God's Mercy in the Mayhem
by Skip Heitzig | June 2, 2020
The book of Lamentations represents one of the darkest periods in ancient biblical history. The year was 586 BC. The Babylonians had taken over Jerusalem and burned the temple. There was no food or water. Disease was spreading rapidly. Thousands of people were dying in the streets. And in Lamentations, the prophet Jeremiah recorded everything he saw and heard.
But even as there was this death of a nation, there was also a living God at work, as chapter 3 of the book makes clear. This section of Lamentations is like an island of hope in an ocean of despair. It tells us that though we live in an uncertain world, there are certain things we can rely on:
1. There is mercy in the midst of mayhem. "Through the Lord's mercies we are not consumed, because His compassions fail not" (Lamentations 3:22). This is an incredible statement. Jeremiah was seeing death and destruction all around him, yet he said, "This is not the end. We may be down, but we're not completely wiped out. God has been merciful to us."
I think many of us have discovered that life is a process of getting used to all the things we didn't plan. But whenever there's mayhem, we can count on there being mercies in the midst of it. The word mercies refers to loyal or covenant love. It means that God will act with loving-kindness toward you because of the covenant He has made with you.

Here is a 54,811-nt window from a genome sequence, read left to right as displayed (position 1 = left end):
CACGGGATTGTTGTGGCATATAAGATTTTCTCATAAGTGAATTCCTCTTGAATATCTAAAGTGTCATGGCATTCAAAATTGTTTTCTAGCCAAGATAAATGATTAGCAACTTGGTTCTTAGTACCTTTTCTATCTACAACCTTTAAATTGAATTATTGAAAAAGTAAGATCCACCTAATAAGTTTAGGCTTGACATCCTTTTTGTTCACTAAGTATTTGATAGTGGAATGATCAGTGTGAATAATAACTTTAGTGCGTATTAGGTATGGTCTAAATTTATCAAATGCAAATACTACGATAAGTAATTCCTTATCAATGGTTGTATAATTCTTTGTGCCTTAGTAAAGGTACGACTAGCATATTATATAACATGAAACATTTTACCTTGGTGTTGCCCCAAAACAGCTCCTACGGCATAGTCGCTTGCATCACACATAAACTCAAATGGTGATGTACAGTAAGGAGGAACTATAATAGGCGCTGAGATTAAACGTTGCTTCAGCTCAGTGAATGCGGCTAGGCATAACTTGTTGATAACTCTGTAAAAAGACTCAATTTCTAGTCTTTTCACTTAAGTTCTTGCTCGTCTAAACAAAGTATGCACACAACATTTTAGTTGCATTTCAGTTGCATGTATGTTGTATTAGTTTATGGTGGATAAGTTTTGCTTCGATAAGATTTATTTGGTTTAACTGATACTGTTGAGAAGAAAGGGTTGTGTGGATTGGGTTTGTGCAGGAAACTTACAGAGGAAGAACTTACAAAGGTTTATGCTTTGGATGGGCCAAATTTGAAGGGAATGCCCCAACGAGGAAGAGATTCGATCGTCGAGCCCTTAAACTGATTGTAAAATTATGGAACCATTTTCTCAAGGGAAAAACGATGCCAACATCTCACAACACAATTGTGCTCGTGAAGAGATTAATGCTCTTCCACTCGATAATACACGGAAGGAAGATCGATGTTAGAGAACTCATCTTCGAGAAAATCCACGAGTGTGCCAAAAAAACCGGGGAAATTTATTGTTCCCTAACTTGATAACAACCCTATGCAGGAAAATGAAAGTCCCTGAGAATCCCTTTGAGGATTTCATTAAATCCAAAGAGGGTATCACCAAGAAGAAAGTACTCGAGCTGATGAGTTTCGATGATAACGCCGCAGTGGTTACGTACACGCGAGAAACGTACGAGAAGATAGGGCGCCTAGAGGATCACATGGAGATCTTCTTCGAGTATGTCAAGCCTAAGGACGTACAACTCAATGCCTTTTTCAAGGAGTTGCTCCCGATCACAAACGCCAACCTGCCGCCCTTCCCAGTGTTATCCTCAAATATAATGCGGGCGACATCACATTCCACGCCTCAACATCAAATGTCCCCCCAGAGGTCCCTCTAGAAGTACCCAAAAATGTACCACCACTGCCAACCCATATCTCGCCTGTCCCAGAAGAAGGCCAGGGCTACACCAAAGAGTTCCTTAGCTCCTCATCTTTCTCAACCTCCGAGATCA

2. God's resources will match your requirements. In verse 23, the prophet said that God's mercies and compassions "are new every morning." In other words, God will match whatever requirements you have with His resources. Every morning, there will be a fresh supply of His covenant love and compassion toward you. But it's sort of like manna: you have to gather it every day. So I encourage you to spend your mornings with God in prayer and the Word and receive during that time whatever you'll need for the day.
Jeremiah continued and said, "Great is Your faithfulness." This declaration wasn't based on what he was experiencing but on what he knew about God: He is faithful (see 2 Timothy 2:13). It's time we start noticing all the times God is faithful to keep a promise and meet our needs.
3. Delays don't mean denials. "The Lord is good to those who wait for Him, to the soul who seeks Him. It is good that one should hope and wait quietly for the salvation of the Lord.... For the Lord will not cast off forever" (vv. 25-26, 31). Did you know that Jeremiah predicted what he saw and wrote about in Lamentations? He spent forty years warning the people that the Babylonians were coming, and not a single person listened to him. And now the Babylonians had come.
But Jeremiah had also made another prediction that Jerusalem would one day be restored. So now these verses make sense. Jeremiah expected God to answer but also gave room for Him to answer in His way and His timing. That's waiting on the Lord.
You and I need to let go a little bit more when we trust the Lord. He has been so good. He has been so faithful. We have certainly seen mayhem, but the Lord has been and is merciful. He has made a covenant of loving-kindness with us, and He's going to deal with us according to the promises He's made. I pray He would help you see His mercies and trust His timing.